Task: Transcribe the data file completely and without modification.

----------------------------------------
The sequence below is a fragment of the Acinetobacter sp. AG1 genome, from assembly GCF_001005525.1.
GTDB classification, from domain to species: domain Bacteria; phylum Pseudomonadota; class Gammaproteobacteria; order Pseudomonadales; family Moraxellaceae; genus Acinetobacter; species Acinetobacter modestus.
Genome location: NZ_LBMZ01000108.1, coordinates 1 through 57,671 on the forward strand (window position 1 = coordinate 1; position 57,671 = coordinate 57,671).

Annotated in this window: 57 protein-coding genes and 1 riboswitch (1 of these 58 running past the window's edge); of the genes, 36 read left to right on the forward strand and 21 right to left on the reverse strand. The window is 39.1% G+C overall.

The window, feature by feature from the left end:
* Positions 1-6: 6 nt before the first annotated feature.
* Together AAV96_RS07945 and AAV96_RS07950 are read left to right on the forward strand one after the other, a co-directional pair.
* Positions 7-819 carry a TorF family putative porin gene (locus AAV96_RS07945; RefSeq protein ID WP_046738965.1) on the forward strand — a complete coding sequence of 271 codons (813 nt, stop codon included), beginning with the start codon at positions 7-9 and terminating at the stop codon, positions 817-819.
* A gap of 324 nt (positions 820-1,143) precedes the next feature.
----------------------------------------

The sequence below is a fragment of the Acinetobacter sp. AG1 genome, from assembly GCF_001005525.1.
GTDB classification, from domain to species: domain Bacteria; phylum Pseudomonadota; class Gammaproteobacteria; order Pseudomonadales; family Moraxellaceae; genus Acinetobacter; species Acinetobacter modestus.
Genome location: NZ_LBMZ01000108.1, coordinates 1 through 57,671 on the forward strand (window position 1 = coordinate 1; position 57,671 = coordinate 57,671).

Annotated in this window: 57 protein-coding genes and 1 riboswitch (1 of these 58 running past the window's edge); of the genes, 36 read left to right on the forward strand and 21 right to left on the reverse strand. The window is 39.1% G+C overall.

The window, feature by feature from the left end:
* Positions 1-6: 6 nt before the first annotated feature.
* Together AAV96_RS07945 and AAV96_RS07950 are read left to right on the forward strand one after the other, a co-directional pair.
* Positions 7-819 carry a TorF family putative porin gene (locus AAV96_RS07945; RefSeq protein ID WP_046738965.1) on the forward strand — a complete coding sequence of 271 codons (813 nt, stop codon included), beginning with the start codon at positions 7-9 and terminating at the stop codon, positions 817-819.
* A gap of 324 nt (positions 820-1,143) precedes the next feature.